Those questions will be addressed by the commanders of SMDC/ARSTRAT, AMCOM and the Army Materiel Command, based on the year's measurements and metrics. Until then, Dickens relies on strong leadership within both organizations to make the now temporary arrangement succeed. At SMDC/ARSTRAT, Tom Kallam works as the organization's deputy. At AMCOM, it is Col. Dan Cottrell.
"I have excellent support. Col. Cottrell and Mr. Kallam are my two right arms. They make sure the day-to-day operations run smoothly. We all work closely with each other," Dickens said.
"In addition, we get the support we need from (AMCOM's deputy commander) Ronnie Chronister and (SMDC/ARSTRAT deputy to the commander for research, development and acquisition) Steve Messervy. From a vision standpoint, they make sure we have what we need. They support the overall big picture type things and our new initiatives. I have a great support network of senior people around me and the wonderful work force that makes things happen. I am blessed with the people around me."
The local government contracting community will expand with the relocation of the Army Contracting Command to Redstone by August 2011. That move will benefit both of the organizations Dickens oversees.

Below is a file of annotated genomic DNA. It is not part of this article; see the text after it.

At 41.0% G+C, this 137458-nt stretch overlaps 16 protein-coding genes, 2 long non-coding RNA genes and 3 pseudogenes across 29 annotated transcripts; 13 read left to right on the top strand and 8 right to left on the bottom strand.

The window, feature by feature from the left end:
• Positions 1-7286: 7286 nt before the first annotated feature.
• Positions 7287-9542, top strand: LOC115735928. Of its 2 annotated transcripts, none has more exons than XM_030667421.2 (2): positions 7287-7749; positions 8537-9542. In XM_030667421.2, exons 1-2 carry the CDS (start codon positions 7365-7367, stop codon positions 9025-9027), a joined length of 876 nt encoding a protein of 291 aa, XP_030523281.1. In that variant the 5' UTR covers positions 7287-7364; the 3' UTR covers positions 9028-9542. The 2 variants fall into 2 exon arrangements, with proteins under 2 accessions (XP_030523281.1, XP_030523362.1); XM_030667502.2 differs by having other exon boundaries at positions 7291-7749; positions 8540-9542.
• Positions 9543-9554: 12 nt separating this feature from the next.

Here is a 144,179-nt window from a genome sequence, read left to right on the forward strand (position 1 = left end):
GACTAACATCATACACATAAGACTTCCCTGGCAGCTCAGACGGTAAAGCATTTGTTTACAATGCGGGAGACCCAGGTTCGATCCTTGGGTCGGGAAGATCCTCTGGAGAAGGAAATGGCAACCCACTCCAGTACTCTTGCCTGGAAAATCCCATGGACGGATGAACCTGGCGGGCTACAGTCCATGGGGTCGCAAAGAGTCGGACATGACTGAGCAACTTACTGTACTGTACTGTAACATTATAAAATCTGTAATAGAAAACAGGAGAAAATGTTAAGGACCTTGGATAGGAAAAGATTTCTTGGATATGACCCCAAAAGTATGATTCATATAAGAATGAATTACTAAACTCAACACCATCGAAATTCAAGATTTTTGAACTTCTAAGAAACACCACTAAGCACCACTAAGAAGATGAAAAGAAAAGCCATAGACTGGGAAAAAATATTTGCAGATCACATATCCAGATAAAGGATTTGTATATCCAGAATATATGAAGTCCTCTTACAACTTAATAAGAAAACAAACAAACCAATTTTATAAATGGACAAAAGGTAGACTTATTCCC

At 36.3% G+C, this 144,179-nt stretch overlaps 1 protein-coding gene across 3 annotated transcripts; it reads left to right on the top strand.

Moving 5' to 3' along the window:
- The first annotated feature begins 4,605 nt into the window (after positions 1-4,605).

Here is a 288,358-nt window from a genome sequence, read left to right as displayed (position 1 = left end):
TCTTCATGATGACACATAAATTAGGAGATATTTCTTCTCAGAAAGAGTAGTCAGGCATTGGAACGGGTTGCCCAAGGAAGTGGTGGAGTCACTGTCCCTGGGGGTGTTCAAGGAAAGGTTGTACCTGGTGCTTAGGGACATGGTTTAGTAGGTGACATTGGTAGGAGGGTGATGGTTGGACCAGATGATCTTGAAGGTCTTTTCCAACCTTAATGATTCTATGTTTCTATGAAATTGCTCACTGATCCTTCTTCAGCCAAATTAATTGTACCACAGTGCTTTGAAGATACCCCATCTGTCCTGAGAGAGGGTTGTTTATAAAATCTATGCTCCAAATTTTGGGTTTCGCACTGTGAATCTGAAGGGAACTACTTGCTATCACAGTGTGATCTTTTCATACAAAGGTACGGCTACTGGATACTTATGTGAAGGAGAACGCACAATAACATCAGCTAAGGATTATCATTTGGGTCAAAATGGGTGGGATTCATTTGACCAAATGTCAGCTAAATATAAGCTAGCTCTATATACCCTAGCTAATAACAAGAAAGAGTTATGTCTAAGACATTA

"The relocation will allow us to have cross training between the execution side of business and the headquarters side of the business in terms of staffing, procedures and policies," she said. "It can be difficult for higher organizations to understand the impact of procedures and policy changes in the field. The co-location will allow us, I think, to help shape those procedures and policies because we will be able to share with them more closely those impacts."
The challenge, however, that exists today and will increase with the relocation of ACC is the same challenge facing most Arsenal organizations - the challenge of staffing. Currently, AMCOM has 600 contracting positions, with 15 percent of those vacant, and SMDC/ARSTRAT has 139 contracting positions, with 30 percent vacant.
"We are short of experienced contract specialists. There is a lot of competition for experienced 1102s," Dickens said. "We didn't hire at all for about 10 years in the '90s. Now, our work force is aging and retiring. We've brought in a lot of great young people, but we have an inexperienced work force with a lot of gaps and a lot of vacancies."